Saturday, May 20, 2017

Size the office to fit the man

Donald Trump at the podium photo by Gage Skidmore
photo by Gage Skidmore
 Donald Trump’s recent behaviour has provoked dark thoughts among American opinion writers. Ross Douthait, a conservative columnist for the New York Times, has raised the possibility of declaring Mr. Trump medically unfit for his job and invoking the 25 amendment to the US constitution to remove him.

That is a spectacularly bad idea. It is, to paraphrase Orwell, a bad idea even though National Review says it’s a bad idea. For one thing, the authors of the 25th amendment intended it to deal with a medical crisis, not a policy disagreement or even justified reservations about the character of a president. For another, it doesn’t deal with the structural or even the psychological problems the Trump presidency raises.

Ross Douthait’s article betrays the essential problem with his idea in a telling use of the passive voice:

The presidency is not just another office. It has become, for good reasons and bad ones, a seat of semi-monarchical political power, a fixed place on which unimaginable pressures are daily brought to bear, and the final stopping point for decisions that can lead very swiftly to life or death for people the world over.
The powers of the American presidency did not simply alight on the office. Step by step, from the National Security Act of  1947 to the 2001 Authorization of use of military force, the United States Congress has created the powers so many people consider dangerous in the hands of Donald Trump.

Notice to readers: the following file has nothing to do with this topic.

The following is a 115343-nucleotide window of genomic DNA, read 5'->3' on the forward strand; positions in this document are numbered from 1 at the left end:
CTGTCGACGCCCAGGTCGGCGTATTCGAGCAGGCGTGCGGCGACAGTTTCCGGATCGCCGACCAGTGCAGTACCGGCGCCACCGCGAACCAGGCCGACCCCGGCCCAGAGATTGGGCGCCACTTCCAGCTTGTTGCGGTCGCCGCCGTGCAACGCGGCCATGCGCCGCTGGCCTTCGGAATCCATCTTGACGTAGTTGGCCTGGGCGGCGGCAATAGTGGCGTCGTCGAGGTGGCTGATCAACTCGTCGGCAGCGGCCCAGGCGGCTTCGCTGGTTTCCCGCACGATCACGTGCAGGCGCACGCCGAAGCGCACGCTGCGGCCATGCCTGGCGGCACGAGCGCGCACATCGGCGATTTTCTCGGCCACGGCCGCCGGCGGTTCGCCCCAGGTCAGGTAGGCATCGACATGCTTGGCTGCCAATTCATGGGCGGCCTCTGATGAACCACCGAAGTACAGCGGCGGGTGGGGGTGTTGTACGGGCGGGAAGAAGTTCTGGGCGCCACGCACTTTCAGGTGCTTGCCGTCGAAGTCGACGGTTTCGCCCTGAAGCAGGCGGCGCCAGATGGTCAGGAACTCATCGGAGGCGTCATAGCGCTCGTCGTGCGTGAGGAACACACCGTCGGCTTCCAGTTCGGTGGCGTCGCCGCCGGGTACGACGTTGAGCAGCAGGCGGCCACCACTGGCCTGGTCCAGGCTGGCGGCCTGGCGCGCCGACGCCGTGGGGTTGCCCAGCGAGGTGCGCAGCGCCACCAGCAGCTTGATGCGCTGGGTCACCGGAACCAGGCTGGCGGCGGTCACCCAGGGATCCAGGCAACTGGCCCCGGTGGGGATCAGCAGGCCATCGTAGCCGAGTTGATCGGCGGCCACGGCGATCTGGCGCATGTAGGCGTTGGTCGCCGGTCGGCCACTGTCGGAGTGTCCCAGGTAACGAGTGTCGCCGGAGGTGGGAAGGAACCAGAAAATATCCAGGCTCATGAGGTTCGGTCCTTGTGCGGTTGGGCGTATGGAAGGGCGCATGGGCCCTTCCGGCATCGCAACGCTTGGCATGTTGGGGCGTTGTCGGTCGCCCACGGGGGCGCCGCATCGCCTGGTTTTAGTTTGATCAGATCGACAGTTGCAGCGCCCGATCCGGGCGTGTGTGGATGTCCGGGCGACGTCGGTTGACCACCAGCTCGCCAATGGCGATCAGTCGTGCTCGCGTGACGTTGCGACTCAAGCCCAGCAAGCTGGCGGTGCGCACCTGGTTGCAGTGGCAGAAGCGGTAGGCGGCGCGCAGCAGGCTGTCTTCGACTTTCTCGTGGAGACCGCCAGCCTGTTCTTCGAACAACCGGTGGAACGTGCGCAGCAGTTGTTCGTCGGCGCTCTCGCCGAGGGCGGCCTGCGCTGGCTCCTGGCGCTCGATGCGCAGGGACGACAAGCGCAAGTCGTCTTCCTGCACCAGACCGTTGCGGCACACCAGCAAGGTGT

What Congress has done, Congress can undo. If enough American legislators consider Donald Trump too irresponsible to trust with the arbitrary power to wage an unlimited “war on terror” they can end the war. They passed the authorization for the use of military force; they can repeal it. Congress has the power to regulate the military forces of the United States; they can pass regulations to impose almost any discipline they think Mr. Trump needs. The United States constitution assigns Congress, not the the president, the exclusive power to declare war, which implies Congress also has the power to remain at peace.

If, in the process, these changes to the definition of the presidency of the United States move the office towards toward greater accountability and less unguided discretion, they may make the world, and not least their own country, a lot safer. They may even improve the state of American democracy, which the national security state and the imperial presidency has eroded.

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